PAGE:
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The study says black, ethnic minorities are more likely to live in toxic areas of London.

According to a study, people from black and minority ethnic (BAME) communities are more likely to live in areas of London with toxic air.

Research by City Hall found that air pollution levels are also higher in deprived areas or areas with a higher proportion of people of non-white background.

However, the study also found that nitrogen dioxide exposure has dropped by an average of 20 per cent across London since 2016, while exposure to particles such as dust, mascara or smoke has fallen by an average of 15 per cent.

This comes at a time when London Mayor Sadiq Khan has made cleaning the air in London one of his key policies. The city’s Ultra Low Emission Zone (ULEZ) will be expanded later this month.

Once the expansion is complete, approximately 3.8 million Londoners will remain within the ULEZ.

City Hall estimates that 100,000 cars, 35,000 vans and 3,000 lorries will fail to operate within the currently expanded ULEZ.

Generally, petrol cars purchased before 2006 and most diesel cars purchased before September 2015 fall below the emission standard.

Drivers of vehicles weighing less than 3.5 tonnes are charged 12. 12.50 per day within the zone, while drivers of non-compliant vehicles weighing more than 3.5 tonnes, including coaches and lorries, will have to pay 100 100 per day.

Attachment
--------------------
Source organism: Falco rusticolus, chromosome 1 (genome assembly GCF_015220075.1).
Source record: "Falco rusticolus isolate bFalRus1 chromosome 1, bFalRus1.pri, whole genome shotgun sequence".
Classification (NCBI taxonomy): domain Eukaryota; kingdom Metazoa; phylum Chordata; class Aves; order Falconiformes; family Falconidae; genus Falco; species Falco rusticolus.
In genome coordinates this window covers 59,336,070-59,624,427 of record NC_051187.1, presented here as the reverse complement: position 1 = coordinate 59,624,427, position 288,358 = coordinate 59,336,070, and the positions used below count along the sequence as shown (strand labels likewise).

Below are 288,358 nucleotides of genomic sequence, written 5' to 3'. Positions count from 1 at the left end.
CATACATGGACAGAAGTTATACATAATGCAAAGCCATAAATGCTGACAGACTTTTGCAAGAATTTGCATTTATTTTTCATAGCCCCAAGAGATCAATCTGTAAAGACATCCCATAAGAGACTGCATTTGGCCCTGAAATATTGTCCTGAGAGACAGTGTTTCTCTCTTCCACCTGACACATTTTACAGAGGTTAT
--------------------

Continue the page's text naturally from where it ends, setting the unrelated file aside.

As part of the initiative, City Hall has launched its new Breath London Community Program.

The initiative invites community organizations from disadvantaged areas to install free air quality sensors in one of the 60 areas to choose from.

The sensors will then provide “real-time, hyper-local data” on air quality.

Londoners can also buy sensors for a fee.

The Breath London Network will be managed by the Environmental Research Group at Imperial College London and will be funded by the Mayor of London and Bloomberg Philanthropy.

Mr Khan said: “We know that toxic air pollution in London prevents the development of children’s lungs and worsens chronic diseases such as asthma.

“Our new research now confirms that people with the worst air pollution are more likely to live in deprived areas of London and in black, Asian and minority ethnic communities.

“The bold action I have taken since becoming mayor has reduced that gap by 50 per cent, but there is still a long way to go. That’s why I want to send air pollution to the history books in London.” Be more determined than ever to make every effort to do so.

“The expansion of the world’s first” ULEZ “will help us provide a cleaner, greener and cleaner city,” Meyer said.

A YouGov poll in April 2019 found that 72% of Londoners supported the introduction of ULEZ.

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